in the case where the background ion density $\rho _{\text {ion}}$ is constant and there is no magnetic field, this quantity is exactly zero. Similarly, energy ($g=\tfrac {1}{2}|v|^2$) leads to

once again, Maxwell's equations lead to

This computation is described in more detail in § 2.5.

### 2.2. Description of the method

To devise the C-PIC method for (2.1), we shall seek an approximate particle solution of the form

where $N$ is the number of particles, and where $w_{p}$, $x_{p}(t)$ and $v_{p}(t)$ are, respectively, the $p\text {th}$ particle's weight, position and velocity. Following the characteristics, we require $x_{p}(t)$ and $v_{p}(t)$ to solve

where $E(t,x_{p})$ and $B(t,x_{p})$ are the electromagnetic fields acting on the particle, and $\mathcal {U}[f^N](x_{p},v_{p})$ is the effective force arising from the collision term. In the absence of collisions, system (2.13) will reduce to the classical PIC method for the Vlasov–Maxwell system ((1.1),(1.3)).

#### 2.2.1. Regularisations

At the core of our scheme is an absolutely continuous regularisation of $f^N$. We will consider a spatial spline $\psi _{\eta }$, with scale parameters $\eta =(\eta _1,\ldots,\eta _{d_x})$. The spline must satisfy the following properties:

(i) non-negativity: $\psi _{\eta }(x)\geq 0$;

(ii) symmetry: $\psi _{\eta }(-x) = \psi _{\eta }(x)$;

(iii) unit mean: $\int _{{\mathbb {R}}^{d_x}} \psi _{\eta }(x) \,\mathrm{d}\kern0.07em x = 1$.

We will also consider a velocity spline $\varphi _{\varepsilon }$, with scale parameters $\varepsilon =(\varepsilon _1,\ldots,\varepsilon _{d_v})$, which must satisfy the same properties.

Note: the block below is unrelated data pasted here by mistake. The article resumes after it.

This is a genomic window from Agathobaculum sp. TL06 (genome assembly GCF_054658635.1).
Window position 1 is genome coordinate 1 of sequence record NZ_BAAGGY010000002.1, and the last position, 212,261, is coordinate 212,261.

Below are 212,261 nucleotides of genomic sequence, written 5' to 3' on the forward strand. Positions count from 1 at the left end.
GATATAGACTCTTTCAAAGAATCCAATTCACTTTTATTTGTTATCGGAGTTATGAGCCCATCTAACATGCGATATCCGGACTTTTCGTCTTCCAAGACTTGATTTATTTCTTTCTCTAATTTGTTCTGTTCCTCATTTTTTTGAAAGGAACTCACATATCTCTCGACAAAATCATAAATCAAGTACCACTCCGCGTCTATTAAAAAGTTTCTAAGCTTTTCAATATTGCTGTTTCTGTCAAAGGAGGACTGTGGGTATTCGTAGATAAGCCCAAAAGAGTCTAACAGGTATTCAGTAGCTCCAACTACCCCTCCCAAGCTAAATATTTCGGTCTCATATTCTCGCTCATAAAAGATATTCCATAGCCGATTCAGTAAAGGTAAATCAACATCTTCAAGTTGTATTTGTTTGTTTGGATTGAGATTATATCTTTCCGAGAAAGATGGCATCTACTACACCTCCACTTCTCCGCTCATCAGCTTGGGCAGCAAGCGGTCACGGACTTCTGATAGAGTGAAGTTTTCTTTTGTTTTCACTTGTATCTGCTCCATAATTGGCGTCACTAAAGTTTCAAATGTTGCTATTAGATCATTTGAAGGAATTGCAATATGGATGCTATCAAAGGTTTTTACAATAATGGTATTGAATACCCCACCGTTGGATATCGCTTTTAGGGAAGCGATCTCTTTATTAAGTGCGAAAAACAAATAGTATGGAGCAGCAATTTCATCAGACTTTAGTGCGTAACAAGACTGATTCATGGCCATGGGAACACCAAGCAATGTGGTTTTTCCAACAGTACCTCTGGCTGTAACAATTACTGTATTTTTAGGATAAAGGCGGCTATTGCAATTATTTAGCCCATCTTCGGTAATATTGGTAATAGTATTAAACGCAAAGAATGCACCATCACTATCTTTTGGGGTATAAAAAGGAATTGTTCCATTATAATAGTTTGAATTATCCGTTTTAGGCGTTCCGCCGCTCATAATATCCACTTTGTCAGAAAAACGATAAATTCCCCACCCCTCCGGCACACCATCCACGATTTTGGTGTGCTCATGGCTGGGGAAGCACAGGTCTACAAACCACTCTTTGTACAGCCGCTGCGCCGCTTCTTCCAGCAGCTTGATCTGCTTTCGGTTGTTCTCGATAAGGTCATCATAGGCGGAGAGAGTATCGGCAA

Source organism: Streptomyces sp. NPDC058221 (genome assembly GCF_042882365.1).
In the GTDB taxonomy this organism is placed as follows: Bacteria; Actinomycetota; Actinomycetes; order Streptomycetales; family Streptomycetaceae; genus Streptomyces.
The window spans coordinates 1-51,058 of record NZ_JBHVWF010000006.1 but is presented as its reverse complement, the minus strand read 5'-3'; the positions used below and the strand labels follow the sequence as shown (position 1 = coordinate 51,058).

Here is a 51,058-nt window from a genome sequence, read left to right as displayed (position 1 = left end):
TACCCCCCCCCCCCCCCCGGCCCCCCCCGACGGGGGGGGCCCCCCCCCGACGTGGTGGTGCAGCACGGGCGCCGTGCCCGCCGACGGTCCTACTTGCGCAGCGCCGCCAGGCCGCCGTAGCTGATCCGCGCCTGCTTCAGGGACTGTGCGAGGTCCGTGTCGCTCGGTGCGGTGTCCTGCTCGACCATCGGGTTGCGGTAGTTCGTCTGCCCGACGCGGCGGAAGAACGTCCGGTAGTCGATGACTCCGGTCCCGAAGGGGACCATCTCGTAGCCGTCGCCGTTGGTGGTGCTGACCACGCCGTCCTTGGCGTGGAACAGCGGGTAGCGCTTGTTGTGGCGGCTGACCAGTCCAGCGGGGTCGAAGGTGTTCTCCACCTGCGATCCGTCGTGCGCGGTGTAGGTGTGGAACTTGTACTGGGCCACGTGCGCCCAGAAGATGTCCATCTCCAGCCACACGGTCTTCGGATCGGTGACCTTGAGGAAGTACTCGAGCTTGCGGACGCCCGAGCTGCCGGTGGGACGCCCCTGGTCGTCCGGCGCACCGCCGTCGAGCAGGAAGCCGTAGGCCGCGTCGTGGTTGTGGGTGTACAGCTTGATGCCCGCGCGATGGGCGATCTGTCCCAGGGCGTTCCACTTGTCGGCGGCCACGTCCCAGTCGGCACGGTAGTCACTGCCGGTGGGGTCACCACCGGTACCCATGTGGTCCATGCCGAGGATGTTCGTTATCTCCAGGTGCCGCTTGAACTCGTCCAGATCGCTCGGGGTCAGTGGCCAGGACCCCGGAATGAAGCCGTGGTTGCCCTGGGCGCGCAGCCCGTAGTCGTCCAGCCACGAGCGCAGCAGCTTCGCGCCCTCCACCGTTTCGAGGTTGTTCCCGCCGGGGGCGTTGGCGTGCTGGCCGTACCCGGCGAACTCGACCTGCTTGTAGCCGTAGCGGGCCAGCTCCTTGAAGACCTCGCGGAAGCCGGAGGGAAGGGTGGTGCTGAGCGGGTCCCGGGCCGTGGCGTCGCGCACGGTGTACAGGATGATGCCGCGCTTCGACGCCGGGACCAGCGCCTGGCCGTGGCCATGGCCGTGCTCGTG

For the sake of concreteness, we choose the shape function

and define the splines

*a,b*)\begin{gather} \psi_{\eta}(x) := \frac{1}{\eta^{d_x}} \hat{\psi}_{\eta}(x), \quad \hat{\psi}_{\eta}(x) := \prod_{d=1}^{{d_x}} {G}\left(\frac{x_d}{\eta_d}\right), \end{gather}

*a,b*)\begin{gather}\varphi_{\varepsilon}(x) := \frac{1}{\varepsilon^{d_v}} \hat{\varphi}_{\varepsilon}(v), \quad \hat{\varphi}_{\varepsilon}(v) := \prod_{d=1}^{{d_v}} {G}\left(\frac{v_d}{\varepsilon_d}\right). \end{gather}

Here, $\eta ^{d_x}$ stands for the product $\prod _{d=1}^{{d_x}}\eta _d$, and similarly $\varepsilon ^{d_v}$ stands for $\prod _{d=1}^{{d_v}}\varepsilon _d$. We also use the convention $x=(x_1,\ldots,x_{d_x})$ and $v=(v_1,\ldots,v_{d_v})$. This choice of splines is practical, not only because of its simplicity, but also because the compact support of the splines can be exploited for computational efficiency (see § 2.3.1). However, we remark that the properties discussed in §§ 2.4 and 2.5 do not rely on this choice, only on the three properties discussed above.

Given a suitable choice of splines, we can define the regularised solution

where ‘$\ast _{x,v}$’ denotes the double convolution in $x$ and $v$.

#### 2.2.2. Lorentz term

In order to determine the electromagnetic force experienced by each particle, we must define the terms $E(t,x_{p})$ and $B(t,x_{p})$. To do so, information from the particles is first interpolated to a spatial mesh, where Maxwell's equations are solved. That solution is then extrapolated back to the particles.

The first step is to define a regularised electric charge current, specified as an integral of $\tilde {f}^N$:

This can be evaluated on a spatial mesh $\varOmega _{h} = \{ x_{h} \}_{h}$ (assumed here to be a tensorised grid with mesh size $h_d$ on each dimension), yielding $\tilde J(t,x_{h})$. These mesh values will be used as inputs to solve Maxwell's equations, yielding the electromagnetic fields $\tilde E(t,x_{h})$ and $\tilde B(t,x_{h})$ at the mesh points.